The following column was submitted to the Tri-City News from Brian Minter — master gardener, best-selling author, Order of Canada recipient and co-owner of Minter Country Garden Store.
Moss, moss and more moss!
It is in lawns everywhere this year, spreading vigorously and choking out those poor lawn grasses.
In spite of all our moss control efforts, it seems to get worse.
The problem with moss is our lack of understanding about why it grows in our lawns.
We knock it back each year, but we never really seem to get rid of it.
So, let's start by looking at why moss grows.
First of all, it thrives in areas of high rainfall and it loves shady locations.
Wet, poorly drained soil is a wonderful place for moss to become established, because the soil is usually acidic.
In addition to these conditions, moss does very well in soil that has low fertility. Shaded, heavy, wet, acidic soil with low fertility — those are the ideal conditions for moss to grow and spread rapidly.
To control moss we must rectify these conditions, so let's start with the heavy soil.
Light, sandy soils are usually less prone to moss than heavy soils, where water drains away slowly.
One of the first things we must do is improve the porosity and drainage of our soils. Short of plowing our lawns under for a re-do, aeration is the most sensible way to go. You can do this by using a three or five prong hand aerator and pulling out cores of soil throughout your lawn. This is easier than you might think and goes quite quickly.
For larger areas, a commercial aerator would be ideal, but be careful of the roto-tiller types which basically chew up the turf and loosen your teeth at the same time. How you get those cores of heavy soil out of your lawn is up to you, but once that is done, broadcast a 1/4 inch layer of coarse, washed sand over the aerated areas to fill up those holes.
Washed sand is usually cleaner with less weeds. The sharp sand will eat its way down and, in time, help to greatly improve the drainage. You can aerate now, and repeat the process several times a year until you see an improvement in the drainage.
This is one of the secrets of so many great golf courses.
Once you have worked on the drainage, it is important to raise the pH levels of the soil, or in other words, make your soil less acidic. Lime will do that. Prilled limes, meaning they are in an easy-to-apply granular form, are the way to go.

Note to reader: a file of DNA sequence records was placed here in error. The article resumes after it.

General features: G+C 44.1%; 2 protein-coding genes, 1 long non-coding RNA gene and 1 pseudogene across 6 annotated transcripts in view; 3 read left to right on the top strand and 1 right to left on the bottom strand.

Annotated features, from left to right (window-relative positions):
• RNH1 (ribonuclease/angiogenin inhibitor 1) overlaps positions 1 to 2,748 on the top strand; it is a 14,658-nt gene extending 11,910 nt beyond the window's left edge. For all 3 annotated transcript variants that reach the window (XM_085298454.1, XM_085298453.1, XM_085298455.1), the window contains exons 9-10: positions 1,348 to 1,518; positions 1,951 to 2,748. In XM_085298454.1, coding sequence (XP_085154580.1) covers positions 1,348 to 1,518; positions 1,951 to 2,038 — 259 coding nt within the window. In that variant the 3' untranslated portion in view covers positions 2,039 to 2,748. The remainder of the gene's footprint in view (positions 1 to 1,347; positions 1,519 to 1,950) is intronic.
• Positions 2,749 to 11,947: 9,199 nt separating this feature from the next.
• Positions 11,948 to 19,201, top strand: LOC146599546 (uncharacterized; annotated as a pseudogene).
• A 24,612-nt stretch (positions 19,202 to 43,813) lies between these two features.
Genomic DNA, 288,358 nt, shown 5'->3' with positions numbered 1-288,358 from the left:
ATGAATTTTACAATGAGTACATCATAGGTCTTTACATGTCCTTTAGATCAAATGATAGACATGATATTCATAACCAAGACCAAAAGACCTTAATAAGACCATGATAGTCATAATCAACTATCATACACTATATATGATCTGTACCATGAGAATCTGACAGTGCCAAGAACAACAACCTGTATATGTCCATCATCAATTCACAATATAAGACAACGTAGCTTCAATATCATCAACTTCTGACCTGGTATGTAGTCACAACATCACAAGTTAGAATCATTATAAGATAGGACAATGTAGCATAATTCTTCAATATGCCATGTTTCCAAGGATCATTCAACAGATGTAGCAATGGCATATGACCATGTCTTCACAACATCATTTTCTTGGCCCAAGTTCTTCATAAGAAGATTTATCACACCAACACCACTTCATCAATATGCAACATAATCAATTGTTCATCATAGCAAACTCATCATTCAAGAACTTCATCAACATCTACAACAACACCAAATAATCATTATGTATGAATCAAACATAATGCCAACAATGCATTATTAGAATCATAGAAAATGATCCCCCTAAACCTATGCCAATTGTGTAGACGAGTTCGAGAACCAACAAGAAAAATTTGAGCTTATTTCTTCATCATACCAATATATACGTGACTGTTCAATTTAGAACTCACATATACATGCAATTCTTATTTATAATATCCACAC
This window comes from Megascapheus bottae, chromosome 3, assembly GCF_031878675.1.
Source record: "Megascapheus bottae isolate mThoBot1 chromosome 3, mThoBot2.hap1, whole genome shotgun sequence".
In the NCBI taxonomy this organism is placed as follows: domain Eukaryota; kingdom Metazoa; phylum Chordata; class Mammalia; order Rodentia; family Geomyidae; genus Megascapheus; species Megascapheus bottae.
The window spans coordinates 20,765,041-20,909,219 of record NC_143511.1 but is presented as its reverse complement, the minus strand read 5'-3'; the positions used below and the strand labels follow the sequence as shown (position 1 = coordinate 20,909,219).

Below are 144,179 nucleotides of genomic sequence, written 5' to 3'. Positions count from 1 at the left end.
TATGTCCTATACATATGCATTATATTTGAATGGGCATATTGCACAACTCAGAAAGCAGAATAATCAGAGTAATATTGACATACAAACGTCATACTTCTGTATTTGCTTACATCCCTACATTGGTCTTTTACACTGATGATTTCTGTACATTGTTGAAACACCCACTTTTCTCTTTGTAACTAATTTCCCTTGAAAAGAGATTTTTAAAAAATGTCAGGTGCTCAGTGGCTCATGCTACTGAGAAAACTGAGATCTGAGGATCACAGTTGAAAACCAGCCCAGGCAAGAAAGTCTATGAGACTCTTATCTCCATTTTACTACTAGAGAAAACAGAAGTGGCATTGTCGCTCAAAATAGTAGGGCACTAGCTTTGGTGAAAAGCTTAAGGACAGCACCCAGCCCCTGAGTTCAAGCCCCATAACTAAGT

Dolopril lime is one of the best limes available today. It’s granular for easy application, weighs less by about a half, has twice the coverage, works quickly and lasts a long time. Dolopril lime should be applied at 10 kilograms per 200 square meters or 2000 square feet. When you raise the pH level of the soil, grass will grow better.
It’s always best to lime in the fall, but now is also a great time to do it.
Incidentally, the only way to be sure you need lime is to have your soil tested to determine its pH level. There are pH testing kits available at garden centres, but after our wet winter and with the copious quantities of moss in our lawns, I am sure you will be safe applying it.
Once you have increased the pH level, it is time to get rid of the moss. Ferrous ammonium sulphate is the best way of doing that. It comes in a liquid or granular form and will cover approximately 2,000–4,000 sq. ft. of lawn area (refer to package instructions for application rates). Moisten the moss first, apply the moss control dry and arrange to have two dry days afterward when the temperature remains above 10C.
Good luck on that one! Seriously though, that is what is required for successful moss control.
Once you have been able to eliminate the moss, you must rake out all the old dead stuff and apply a nutrient to encourage the remaining grass to get growing and fill in those bare spots before weeds do. A slow-release, high nitrogen fertilizer will do the job nicely and will be soil friendly. For those who wish to stay organic, there is a small selection of organic lawn fertilizers now available.
Your lawn will be in good shape as long as you can eradicate the moss everywhere — from your trees, roof and under your rhododendrons.
Don't forget: moss spreads by spores, so a thorough clean-up is important. All this sounds like a lot of work, but it is not really, especially if you lessen the problem each year by improving the drainage and maintaining more consistent levels of nutrients in your lawn.
The average-sized lawn provides enough oxygen to keep a family of four alive and well. It also collects pollution, helps sequester carbon and, in urban areas, helps minimize heat islands.
If you over-seed with white Dutch clover or micro clover, your lawn will be far more self-sustaining and will provide a home for beneficial insects too.